# porolog

Plain Old Ruby Objects Prolog

## Introduction

`porolog`

is a Prolog implementation using plain old Ruby objects with the aim that
logic queries can be called within a regular Ruby program. The goal was not to
implement a Prolog interpreter that is just implement in Ruby, but rather that
a logic engine could be embedded in a larger program.

The need that this gem aims to meet is to have a Ruby program interact with a Prolog program using native Ruby objects (POROs); hence the name Porolog. The goal was to implement a minimal logic engine in the style of Prolog where Ruby objects could be passed in and Ruby objects were passed back.

This version completes the minimal/generic logic engine along with some standard builtin predicates. Custom builtin predicates can be easily added.

## Dependencies

The aim of `porolog`

is to provide a logic engine with a minimal footprint.
The only extra dependency is Yard for documentation.

## Installation

`gem install porolog`

## Usage

`porolog`

is used by:

- requiring the library within a Ruby program
- defining facts and rules
- solving goals

It is entirely possible to create a Ruby program that is effectively just a Prolog program. The main purpose of Porolog though is to add declarative logic programming to Ruby and allow hybrid programming, in the same way that Ruby allows hybrid programming in the functional programming paradigm.

This then enables Ruby programs to be written spanning all the major programming paradigms:

- Imperative
- Functional
- Object Oriented
- Declarative Logic

### Basic Usage

Using `porolog`

involves creating logic from facts and rules.
An example of the most basic usage, using just facts.

```
require 'porolog'
prime = Porolog::Predicate.new :prime
prime.(2).fact!
prime.(3).fact!
prime.(5).fact!
prime.(7).fact!
solutions = prime.(:X).solve
solutions.each do |solution|
puts "#{solution[:X]} is prime"
end
```

### Common Usage

Common usage is expected to be including Porolog in a class and encapsulating the engine defined.

```
require 'porolog'
include Porolog
class Numbers
Predicate.scope self
predicate :prime, class_base: self
prime(2).fact!
prime(3).fact!
prime(5).fact!
prime(7).fact!
def show_primes
solutions = prime(:X).solve
solutions.each do |solution|
puts "#{solution[:X]} is prime"
end
end
def primes
prime(:X).solve_for(:X)
end
end
numbers = Numbers.new
numbers.show_primes
puts numbers.primes.inspect
```

### Scope and Predicate Usage

A Predicate represents a Prolog predicate. They form the basis for rules and queries.

The Scope class enables you to have multiple logic programs embedded in the same Ruby program. A Scope object defines a scope for the predicates of a logic programme. This allows you to have different predicates with the same name.

```
require 'porolog'
# -- Prime Numbers Predicate --
prime = prime1 = Porolog::Predicate.new :prime, :numbers
prime.(2).fact!
prime.(3).fact!
prime.(5).fact!
prime.(7).fact!
prime.(11).fact!
# -- Pump Predicate --
prime = prime2 = Porolog::Predicate.new :prime, :pumps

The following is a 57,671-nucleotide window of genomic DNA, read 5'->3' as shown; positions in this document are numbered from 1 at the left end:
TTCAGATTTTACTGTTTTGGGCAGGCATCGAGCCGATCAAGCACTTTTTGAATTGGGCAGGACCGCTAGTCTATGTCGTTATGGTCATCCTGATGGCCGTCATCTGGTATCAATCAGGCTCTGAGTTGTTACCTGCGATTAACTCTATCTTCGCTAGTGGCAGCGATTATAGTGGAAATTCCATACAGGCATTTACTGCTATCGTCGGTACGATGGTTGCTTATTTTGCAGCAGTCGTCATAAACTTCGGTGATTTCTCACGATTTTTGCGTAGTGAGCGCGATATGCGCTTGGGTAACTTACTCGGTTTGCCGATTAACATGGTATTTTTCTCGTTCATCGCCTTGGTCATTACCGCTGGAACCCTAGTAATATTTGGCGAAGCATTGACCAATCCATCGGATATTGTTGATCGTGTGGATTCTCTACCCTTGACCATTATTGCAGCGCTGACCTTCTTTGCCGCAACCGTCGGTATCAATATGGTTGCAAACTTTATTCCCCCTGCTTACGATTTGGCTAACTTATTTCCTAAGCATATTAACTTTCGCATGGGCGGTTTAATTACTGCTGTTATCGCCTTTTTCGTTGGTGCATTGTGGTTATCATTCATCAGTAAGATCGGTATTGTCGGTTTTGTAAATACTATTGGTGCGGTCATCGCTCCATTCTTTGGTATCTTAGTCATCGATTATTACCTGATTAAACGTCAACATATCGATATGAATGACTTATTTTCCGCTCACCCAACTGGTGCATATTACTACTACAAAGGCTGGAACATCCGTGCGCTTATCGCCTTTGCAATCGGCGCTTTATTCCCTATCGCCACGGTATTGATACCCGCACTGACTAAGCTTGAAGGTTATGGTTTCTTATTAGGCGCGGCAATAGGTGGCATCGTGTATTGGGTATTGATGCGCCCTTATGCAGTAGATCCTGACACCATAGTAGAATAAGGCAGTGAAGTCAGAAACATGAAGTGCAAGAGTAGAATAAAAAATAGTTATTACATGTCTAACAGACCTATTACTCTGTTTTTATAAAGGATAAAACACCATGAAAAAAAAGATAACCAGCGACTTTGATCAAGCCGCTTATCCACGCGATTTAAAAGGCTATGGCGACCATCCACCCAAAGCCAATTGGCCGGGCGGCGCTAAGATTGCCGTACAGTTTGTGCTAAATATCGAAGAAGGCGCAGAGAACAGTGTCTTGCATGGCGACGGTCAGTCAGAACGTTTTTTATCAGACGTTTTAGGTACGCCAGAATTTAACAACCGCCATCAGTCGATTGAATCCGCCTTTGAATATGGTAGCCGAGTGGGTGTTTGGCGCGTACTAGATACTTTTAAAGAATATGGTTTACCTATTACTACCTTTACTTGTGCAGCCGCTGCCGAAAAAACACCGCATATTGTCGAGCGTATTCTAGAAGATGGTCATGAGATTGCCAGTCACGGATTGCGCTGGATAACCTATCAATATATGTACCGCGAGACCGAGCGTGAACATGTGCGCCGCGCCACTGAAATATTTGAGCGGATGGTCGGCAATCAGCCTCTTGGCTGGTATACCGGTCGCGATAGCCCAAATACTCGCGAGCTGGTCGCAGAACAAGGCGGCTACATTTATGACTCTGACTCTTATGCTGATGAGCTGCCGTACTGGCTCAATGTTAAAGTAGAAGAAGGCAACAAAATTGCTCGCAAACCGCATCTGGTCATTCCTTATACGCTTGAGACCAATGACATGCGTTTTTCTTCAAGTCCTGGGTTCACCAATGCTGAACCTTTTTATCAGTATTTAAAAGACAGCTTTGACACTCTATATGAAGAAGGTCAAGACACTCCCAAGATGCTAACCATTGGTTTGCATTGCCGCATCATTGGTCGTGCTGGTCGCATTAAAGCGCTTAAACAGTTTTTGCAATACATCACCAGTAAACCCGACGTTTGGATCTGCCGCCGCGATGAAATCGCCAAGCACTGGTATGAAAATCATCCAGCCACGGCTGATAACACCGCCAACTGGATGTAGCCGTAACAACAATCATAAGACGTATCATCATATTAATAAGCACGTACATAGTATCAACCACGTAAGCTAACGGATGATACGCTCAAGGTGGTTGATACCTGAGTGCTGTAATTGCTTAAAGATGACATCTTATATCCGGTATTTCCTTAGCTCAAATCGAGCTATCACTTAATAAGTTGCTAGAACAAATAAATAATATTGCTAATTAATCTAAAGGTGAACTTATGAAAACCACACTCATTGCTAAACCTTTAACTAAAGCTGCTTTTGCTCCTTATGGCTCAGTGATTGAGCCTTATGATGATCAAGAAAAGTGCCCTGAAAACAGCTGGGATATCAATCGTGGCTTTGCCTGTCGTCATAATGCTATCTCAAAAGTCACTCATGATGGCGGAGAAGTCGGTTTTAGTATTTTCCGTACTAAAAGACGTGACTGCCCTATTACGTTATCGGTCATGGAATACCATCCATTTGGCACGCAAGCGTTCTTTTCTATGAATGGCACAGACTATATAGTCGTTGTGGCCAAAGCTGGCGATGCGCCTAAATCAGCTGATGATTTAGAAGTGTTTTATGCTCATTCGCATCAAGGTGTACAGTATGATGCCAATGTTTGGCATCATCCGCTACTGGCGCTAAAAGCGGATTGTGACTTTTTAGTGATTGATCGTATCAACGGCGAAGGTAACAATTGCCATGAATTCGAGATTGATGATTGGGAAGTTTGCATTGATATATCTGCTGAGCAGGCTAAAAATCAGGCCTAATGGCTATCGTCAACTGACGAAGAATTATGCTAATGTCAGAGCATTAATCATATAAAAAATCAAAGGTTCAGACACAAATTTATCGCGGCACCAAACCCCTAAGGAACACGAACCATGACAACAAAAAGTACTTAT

prime.('pump A').fact!
prime.('pump B').fact!
prime.('pump C').fact!
prime.('pump D').fact!
# -- Assertions --
assert_equal [:default,:numbers,:pumps], Scope.scopes
assert_equal :prime, prime1.name
assert_equal :prime, prime2.name
solutions = [
{ X: 2 },
{ X: 3 },
{ X: 5 },
{ X: 7 },
{ X: 11 },
]
assert_equal solutions, prime1.(:X).solve
solutions = [
{ X: 'pump A' },
{ X: 'pump B' },
{ X: 'pump C' },
{ X: 'pump D' },
]
assert_equal solutions, prime2.(:X).solve
```

### A Complete Example

This example shows:

- how to define facts,
- how to define rules,
- how to encapsulate predicates within a class,
- how to specify a cut,
- how to use builtin predicates, and
- how to initiate queries.

```
require 'porolog'
include Porolog
class Numbers
Predicate.scope self
builtin :gtr, :is, :noteq, :between, class_base: self
predicate :prime, :search_prime, class_base: self
prime(2).fact!
prime(3).fact!
prime(:X) << [
between(:X, 4, 100),
is(:X_mod_2, :X) {|x| x % 2 },
noteq(:X_mod_2, 0),
:CUT,
search_prime(:X, 3),
]
search_prime(:X, :N) << [
is(:N_squared, :N) {|n| n ** 2 },
gtr(:N_squared, :X),
:CUT
]
search_prime(:X, :N) << [
is(:X_mod_N, :X, :N) {|x,n| x % n },
noteq(:X_mod_N, 0),
is(:M, :N) {|n| n + 2 },
:CUT,
search_prime(:X, :M),
]
def show_primes
solutions = prime(:X).solve
solutions.each do |solution|
puts "#{solution[:X]} is prime"
end
end
def primes
Numbers.prime(:X).solve_for(:X)
end
def self.kind(number)
prime(number).valid? ? 'prime' : 'not prime'
end
def initialize(number)
@number = number
end
def kind
prime(@number).valid? ? :prime : :not_prime
end
end
numbers = Numbers.new 23
numbers.show_primes
puts numbers.primes.inspect
puts Numbers.prime(3).valid?.inspect
puts ARGV.inspect
ARGV.map(&:to_i).each do |arg|
puts "#{arg.inspect} is #{Numbers.kind(arg)}"
number = Numbers.new arg
puts number.kind.inspect
end
```

### Porolog Wiki

See the Wiki for further details. https://github.com/wizardofosmium/porolog/wiki

## Testing

`rake test`

or

```
rake core_ext_test
rake porolog_test
rake scope_test
rake predicate_test
rake arguments_test
rake rule_test
rake goal_test
rake variable_test
rake value_test
rake tail_test
rake instantiation_test
```

## Author

Luis Esteban MSc MTeach